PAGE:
i think i've figured it out... source is way back in your formulas...

    its 0 = - v1'sinθ + v2'sinθ
    vertical velocity must cancel out
    Last edited: Jan 11, 2016
  12. Jan 11, 2016 #11
    Ok now:
    arrange equations so that all v1 coomponents are on the same side, and v2 are on the opposite.
    so you get:
    (x)=> (V1-V1'cos(θ))^2=V2'^2cos^2(θ) <=> V1^2 -2V1V1'cos(θ) +V1'^cos^2(θ)=V2'^2cos^2(θ)
    (y)=> V1'^2sen^2(θ)=V2'^2sen^2(θ)
    add them
    V1^2 - 2V1V1'cos(θ) + V1'^2cos^2(θ) V1'^2sen^2(θ)= V2'^2cos^2(θ)+V2'^2sen(θ)
    solve for v2'
    v1^2-2v1v1'cos(θ) +v1'^2 = v2'^2

    now its okay, not sure were you messed up

    ok your mistake was the one i stated above
    that made you commit this one:
    the sign on -v1'^2sin^2(θ) is not a "-"
    and bellow you had +v1'^2 and a -v1^2 multiplying with cos and sin respectivly, and you should have felt something was wrong when applying the distributivity property, this mistake could have passed unoticed if you had chosen to use +v1 instead of -v1 bellow so good thing it happened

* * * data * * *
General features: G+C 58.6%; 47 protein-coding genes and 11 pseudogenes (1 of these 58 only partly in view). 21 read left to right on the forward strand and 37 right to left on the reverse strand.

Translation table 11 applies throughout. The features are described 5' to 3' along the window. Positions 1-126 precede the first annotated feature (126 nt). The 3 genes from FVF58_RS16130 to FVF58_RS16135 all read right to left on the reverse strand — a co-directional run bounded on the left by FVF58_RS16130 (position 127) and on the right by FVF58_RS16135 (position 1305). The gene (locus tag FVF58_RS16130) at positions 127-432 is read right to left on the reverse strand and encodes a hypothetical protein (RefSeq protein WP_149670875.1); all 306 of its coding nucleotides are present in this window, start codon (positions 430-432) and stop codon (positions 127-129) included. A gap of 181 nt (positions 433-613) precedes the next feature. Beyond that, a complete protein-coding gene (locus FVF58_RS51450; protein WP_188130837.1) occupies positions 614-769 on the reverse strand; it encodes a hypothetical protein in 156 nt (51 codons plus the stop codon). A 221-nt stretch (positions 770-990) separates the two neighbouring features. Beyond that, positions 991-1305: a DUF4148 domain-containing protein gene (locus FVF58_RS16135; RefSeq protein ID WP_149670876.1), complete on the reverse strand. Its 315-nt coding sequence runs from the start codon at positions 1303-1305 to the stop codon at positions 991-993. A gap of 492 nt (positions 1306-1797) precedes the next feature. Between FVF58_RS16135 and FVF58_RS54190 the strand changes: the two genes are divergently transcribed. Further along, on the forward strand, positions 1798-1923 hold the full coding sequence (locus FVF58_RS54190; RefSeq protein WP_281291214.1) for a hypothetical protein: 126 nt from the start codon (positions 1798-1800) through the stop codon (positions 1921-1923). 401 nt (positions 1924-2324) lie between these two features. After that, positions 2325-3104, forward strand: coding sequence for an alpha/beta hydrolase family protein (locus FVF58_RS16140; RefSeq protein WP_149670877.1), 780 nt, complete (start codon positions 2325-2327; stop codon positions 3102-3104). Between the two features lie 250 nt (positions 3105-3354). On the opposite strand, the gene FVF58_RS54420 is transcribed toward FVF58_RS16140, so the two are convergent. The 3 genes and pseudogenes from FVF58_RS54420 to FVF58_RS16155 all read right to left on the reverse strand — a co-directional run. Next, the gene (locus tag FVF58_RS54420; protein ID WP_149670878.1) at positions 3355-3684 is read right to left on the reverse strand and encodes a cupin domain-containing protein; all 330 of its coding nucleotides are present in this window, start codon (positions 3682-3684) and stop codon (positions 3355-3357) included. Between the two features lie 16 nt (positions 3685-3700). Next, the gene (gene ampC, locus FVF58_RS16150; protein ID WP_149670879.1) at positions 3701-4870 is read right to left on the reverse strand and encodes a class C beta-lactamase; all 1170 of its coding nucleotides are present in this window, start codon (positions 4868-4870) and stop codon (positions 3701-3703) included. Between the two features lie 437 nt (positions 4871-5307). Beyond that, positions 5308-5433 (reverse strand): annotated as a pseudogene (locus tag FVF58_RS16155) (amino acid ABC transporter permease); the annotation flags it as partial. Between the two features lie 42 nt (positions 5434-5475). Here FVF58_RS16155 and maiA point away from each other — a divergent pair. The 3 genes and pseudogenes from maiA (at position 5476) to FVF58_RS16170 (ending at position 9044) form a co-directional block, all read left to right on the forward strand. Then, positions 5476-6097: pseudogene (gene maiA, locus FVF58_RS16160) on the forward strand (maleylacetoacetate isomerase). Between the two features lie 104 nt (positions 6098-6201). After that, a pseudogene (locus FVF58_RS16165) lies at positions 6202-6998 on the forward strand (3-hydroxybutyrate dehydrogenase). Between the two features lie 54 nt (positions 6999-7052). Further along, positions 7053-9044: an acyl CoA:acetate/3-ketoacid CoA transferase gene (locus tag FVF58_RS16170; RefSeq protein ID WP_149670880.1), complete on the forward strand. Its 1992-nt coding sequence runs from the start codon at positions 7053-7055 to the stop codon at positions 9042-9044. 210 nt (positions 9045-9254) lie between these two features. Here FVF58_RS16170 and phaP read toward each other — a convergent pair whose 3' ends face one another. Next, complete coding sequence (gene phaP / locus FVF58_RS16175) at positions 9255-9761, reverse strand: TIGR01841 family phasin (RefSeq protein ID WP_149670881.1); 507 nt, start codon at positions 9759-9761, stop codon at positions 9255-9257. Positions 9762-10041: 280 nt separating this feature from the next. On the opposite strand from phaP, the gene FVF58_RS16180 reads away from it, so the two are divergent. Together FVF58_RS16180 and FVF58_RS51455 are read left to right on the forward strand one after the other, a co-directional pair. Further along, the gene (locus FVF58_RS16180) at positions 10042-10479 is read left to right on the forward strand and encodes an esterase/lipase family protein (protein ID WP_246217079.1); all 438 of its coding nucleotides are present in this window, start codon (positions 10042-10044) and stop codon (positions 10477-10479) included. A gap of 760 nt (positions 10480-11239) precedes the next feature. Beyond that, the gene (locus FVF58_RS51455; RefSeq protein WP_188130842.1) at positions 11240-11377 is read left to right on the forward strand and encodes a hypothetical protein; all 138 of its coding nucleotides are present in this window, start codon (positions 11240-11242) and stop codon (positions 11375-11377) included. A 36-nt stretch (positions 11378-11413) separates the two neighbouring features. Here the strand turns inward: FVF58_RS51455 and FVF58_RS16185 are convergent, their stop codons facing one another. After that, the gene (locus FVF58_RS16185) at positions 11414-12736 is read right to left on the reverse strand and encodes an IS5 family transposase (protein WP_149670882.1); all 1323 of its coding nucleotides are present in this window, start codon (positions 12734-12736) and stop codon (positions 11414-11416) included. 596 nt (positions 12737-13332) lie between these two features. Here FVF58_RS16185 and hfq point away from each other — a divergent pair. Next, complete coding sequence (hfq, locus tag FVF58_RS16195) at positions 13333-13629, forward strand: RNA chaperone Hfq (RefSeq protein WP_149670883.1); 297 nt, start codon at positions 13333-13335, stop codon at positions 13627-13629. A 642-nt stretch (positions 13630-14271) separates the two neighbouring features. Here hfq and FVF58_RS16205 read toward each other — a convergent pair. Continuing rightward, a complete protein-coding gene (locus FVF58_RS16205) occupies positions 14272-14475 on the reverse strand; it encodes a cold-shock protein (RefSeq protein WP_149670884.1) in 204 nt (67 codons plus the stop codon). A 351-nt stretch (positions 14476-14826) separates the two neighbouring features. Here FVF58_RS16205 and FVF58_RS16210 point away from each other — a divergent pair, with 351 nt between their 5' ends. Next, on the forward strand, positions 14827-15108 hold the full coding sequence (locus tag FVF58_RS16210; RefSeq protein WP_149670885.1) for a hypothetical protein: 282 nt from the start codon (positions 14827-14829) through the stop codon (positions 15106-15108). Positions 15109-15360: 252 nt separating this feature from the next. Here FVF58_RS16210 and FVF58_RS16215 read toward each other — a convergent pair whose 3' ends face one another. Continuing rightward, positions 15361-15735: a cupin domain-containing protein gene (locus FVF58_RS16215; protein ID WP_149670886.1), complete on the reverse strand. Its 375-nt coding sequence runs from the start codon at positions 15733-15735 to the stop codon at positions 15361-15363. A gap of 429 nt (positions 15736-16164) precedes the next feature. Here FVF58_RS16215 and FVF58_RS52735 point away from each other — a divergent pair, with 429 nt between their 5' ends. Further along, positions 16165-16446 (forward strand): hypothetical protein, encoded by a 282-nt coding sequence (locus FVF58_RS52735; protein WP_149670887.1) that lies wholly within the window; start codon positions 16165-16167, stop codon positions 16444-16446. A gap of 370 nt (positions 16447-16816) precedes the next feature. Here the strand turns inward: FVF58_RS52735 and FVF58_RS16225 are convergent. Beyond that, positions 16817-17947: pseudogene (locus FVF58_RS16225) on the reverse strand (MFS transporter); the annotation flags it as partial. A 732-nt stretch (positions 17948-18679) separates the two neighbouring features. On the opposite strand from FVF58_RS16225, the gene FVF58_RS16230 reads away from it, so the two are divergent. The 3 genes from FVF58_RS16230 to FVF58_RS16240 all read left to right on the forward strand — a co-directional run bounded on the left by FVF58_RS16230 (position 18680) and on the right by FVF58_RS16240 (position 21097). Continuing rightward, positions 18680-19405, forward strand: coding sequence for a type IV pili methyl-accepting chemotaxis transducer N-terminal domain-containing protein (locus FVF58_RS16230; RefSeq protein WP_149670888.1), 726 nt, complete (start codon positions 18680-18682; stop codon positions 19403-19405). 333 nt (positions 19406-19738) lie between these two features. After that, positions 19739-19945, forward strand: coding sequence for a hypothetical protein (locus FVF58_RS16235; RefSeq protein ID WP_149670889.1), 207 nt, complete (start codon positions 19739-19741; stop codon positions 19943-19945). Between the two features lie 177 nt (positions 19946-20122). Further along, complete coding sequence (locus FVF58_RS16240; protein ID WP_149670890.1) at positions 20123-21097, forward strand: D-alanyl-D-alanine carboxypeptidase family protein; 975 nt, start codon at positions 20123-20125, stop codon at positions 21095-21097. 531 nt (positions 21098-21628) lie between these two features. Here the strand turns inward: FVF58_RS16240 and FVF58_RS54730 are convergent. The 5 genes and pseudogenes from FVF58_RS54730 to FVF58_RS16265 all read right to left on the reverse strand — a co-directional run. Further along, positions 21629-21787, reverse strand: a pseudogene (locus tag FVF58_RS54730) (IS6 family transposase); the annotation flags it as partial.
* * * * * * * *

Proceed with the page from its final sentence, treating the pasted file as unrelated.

13. Jan 11, 2016 #12


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    Why did you want to eliminate theta, when it was given as 30°? substitute the values of sinθ and cosθ into your equations. They can be solved easily.
    The problem did not state that it was an elastic collision.
  14. Jan 11, 2016 #13


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    But it did state that it's elastic. (Easy to miss that.)
  15. Jan 11, 2016 #14


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    Oh, I see. But the angles are different. The first equations are not correct. The angle of the first ball is given, but the angle of the second ball is unknown.
    Last edited: Jan 11, 2016
  16. Jan 11, 2016 #15
    in elastic colisions if particles with the same mass the angle bettween final velocity vectors is 90º degrees is it not?
  17. Jan 11, 2016 #16


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    Yes, but the OP used the same angle for both balls.
    Last edited: Jan 11, 2016
  18. Jan 11, 2016 #17
    oh right, i don't know how i missed that... he can find it easly after finding v2' ...
  19. Jan 11, 2016 #18


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    @Jam51: The velocities of the balls enclose different angles with the original direction. It is easy to prove what WrongMan said, that the angles add up to 90° when particles of equal mass collide elastically.

    You have the following equations:
    v1=u1 cosθ +u2 cosΦ